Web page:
In my blog last week, I briefly discussed my trip to India. Over Winter Break, I had the opportunity to travel to Rajasthan, India with the USC Volunteer Center. This week, I want to delve into further detail about the trip that changed my life.
The past six weeks have flown by, and it is crazy to think that I only have two more weeks left in London! With at least one main essay each week, homework, weekly quizzes, traveling every weekend (and I mean every weekend), and trying to see London to feel like I actually lived here, I have decided that sleep can wait. This has been the most hectic, exhausting, and incredible adventure that I have experienced, and I have Viterbi to thank for it!
In one of my earlier posts, I mentioned my main worry about living in London: a lack of peanut butter. Luckily, there is no shortage of peanut butter whatsoever! London is primarily fueled by Nutella, but peanut butter is easily found. Needless to say, I am very happy about this! It is funny, though, how big Nutella is. When going through security at an airport, there are always the examples of “what not to bring” in your carry-on. At home, it’s always water bottles and large-sized toiletries. In every European airport that I’ve been in, there is always a jar of Nutella on display along with the toiletries and water bottles. I found that pretty bizarre and funny!
Anyways, I have found that living in London has been much easier than anticipated, but doing all of the touristy-stuff in London has been much harder than anticipated. I’m pretty directionally challenged, but I’ve found that it is very easy to get around here! There are maps almost every block, hundreds of bus and tube routes that can take you anywhere you want to go, and people who are always willing to point you in the right direction. I’ve been able to find my way to and from many of the main areas of London, and I’ve never gotten lost to the point of panic!
Though I feel like I have seen most of the areas of London, I do not feel like I have seen any of them in enough depth. I don’t feel like I have been to even half of the main tourist attractions. Like I said earlier, I have been traveling every weekend, so I haven’t had much time to spend at the museums or on main tours within London. I wish I stayed in London more often, but traveling to different countries and cities within England has been spectacular!
I have been to Stonehenge and Bath, the Seven Sisters cliffs, Dublin, Edinburgh, Amsterdam, Oxford, and will be going to Brussels this coming weekend. Culturally, I think I would have to say that Dublin was my favorite because of the live music. Scenically, I would go with Edinburgh because it felt like I was in a medieval castle-village. It was funny in Edinburgh because every building looked like a castle and was made of beautiful stone and brick, but then you would look at what was inside the building and it would be a McDonald’s or H&M. Definitely not what I was expecting, but it was really cool how they could keep the whole scenic feel of the area even within the main center of the city. Food-wise, I’m thinking that Brussels will be my favorite with Belgium chocolate, waffles, and the original French fries, but that’s just a guess!
Traditional Irish Band at Open Mic Night.
Seven Sisters Cliffs.
The highlights of London for me have been the markets. Borough Market and Portobello Street Market are musts while in London. Borough Market has about every kind of cuisine you can imagine, but for me, the highlights are the fresh fruits and vegetables and cheeses! Portobello Street Market also has street food, but there are more vintage vendors selling clothes, jewelry, souvenirs, and small trinkets of all sorts. Both markets are fun to shop at, and they’re perfect for unique London souvenirs. They are also the perfect places to pick up an assortment of food for a picnic at a local park, which has been one of my favorite things to do.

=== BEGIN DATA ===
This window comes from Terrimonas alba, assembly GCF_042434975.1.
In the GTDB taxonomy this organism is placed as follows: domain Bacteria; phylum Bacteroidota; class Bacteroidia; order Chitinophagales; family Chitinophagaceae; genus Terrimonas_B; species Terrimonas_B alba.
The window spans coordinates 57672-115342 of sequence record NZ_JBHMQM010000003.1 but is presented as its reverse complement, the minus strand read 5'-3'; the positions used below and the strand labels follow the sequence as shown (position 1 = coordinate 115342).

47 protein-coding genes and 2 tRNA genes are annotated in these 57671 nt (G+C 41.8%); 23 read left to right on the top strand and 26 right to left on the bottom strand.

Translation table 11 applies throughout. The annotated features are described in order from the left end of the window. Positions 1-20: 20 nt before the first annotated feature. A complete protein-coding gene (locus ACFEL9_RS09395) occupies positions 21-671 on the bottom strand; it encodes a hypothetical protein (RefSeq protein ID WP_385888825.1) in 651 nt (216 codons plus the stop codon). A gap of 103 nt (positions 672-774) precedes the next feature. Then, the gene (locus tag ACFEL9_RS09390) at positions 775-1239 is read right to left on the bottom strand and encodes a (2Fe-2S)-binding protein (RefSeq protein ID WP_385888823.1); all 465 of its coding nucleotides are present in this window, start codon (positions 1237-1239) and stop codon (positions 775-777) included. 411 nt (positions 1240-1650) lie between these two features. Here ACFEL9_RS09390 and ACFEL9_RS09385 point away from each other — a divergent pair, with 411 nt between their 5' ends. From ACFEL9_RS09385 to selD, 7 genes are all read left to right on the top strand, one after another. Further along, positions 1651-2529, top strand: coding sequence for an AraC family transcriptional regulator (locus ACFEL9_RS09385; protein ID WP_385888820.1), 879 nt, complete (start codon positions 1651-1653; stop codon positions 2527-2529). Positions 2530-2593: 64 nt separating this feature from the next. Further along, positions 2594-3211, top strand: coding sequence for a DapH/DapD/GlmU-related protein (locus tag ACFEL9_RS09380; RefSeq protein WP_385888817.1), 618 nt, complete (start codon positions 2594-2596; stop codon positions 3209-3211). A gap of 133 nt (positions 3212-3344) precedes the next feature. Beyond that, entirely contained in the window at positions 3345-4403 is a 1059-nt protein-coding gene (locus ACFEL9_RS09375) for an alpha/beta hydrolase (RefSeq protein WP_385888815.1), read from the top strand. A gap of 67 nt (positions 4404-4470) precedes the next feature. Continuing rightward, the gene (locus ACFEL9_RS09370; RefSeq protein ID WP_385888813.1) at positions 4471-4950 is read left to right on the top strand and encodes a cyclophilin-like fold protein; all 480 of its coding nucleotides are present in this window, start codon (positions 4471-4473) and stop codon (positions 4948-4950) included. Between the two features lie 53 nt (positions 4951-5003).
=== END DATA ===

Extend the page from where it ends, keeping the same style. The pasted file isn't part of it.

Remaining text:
I am sad that this program is coming to a close, but my plan is to fit as much into these next two weeks as humanly (and homework-permitting-ly) possible!
Hey everyone! I hope you are all having a fantastic summer! Mine is off to a great start.
I spent the first two weeks of my summer in South Korea with my iPodia class. Cassandra, Steve, Vlad, Gavin, Zach, and Lyssa were also there! I had an unforgettable experience in South Korea. The city we were staying in was beautiful Daejeon- home of KAIST campus. It was wonderful to reconnect with the KAIST students who visited us back in February- and just as great to meet our other classmates from China, Israel, and Germany in person!
Here were some of the highlights from our stay:
-Visiting the Jeonju Traditional and Cultural Center, where we made Bibim-bop, an authentic Korean dish, learned about Korean theater and percussion, and even learned how to host a traditional tea party.
-Attending the USC Global Conference, where we saw a few familiar faces- Viterbi Dean Yortsos and USC President Max Nikias.
-Getting an up close look at a Hyundai production facility
-Going to the World IT Show
-And who could forget, presenting our final projects with our international teammates!
The trip was part of a class, so we did have a lot of work to do while we were there- but that didn’t stop of from having fun. Being in a new and unknown city for a couple of weeks was the perfect way for me to mentally transition into summer after such a busy semester. Plus, I made tons of great new friends!
When I got home from South Korea, I spent a few days having fun with some high school friends. Highlights of the week: Going to a live taping of “The Voice” (and if you’ve ever met me, you know I’m a diehard Maroon 5/Adam Levine fan) and going to an Angels vs. Cubs baseball game! If you were wondering, the Cubs won.
Since then, I’ve started my internship at Boeing. I love it so far! I’ve been given really great assignments and I’ve been able to draw on what I’ve learned in multiple classes back at USC- but I’ll save all of this for another blog!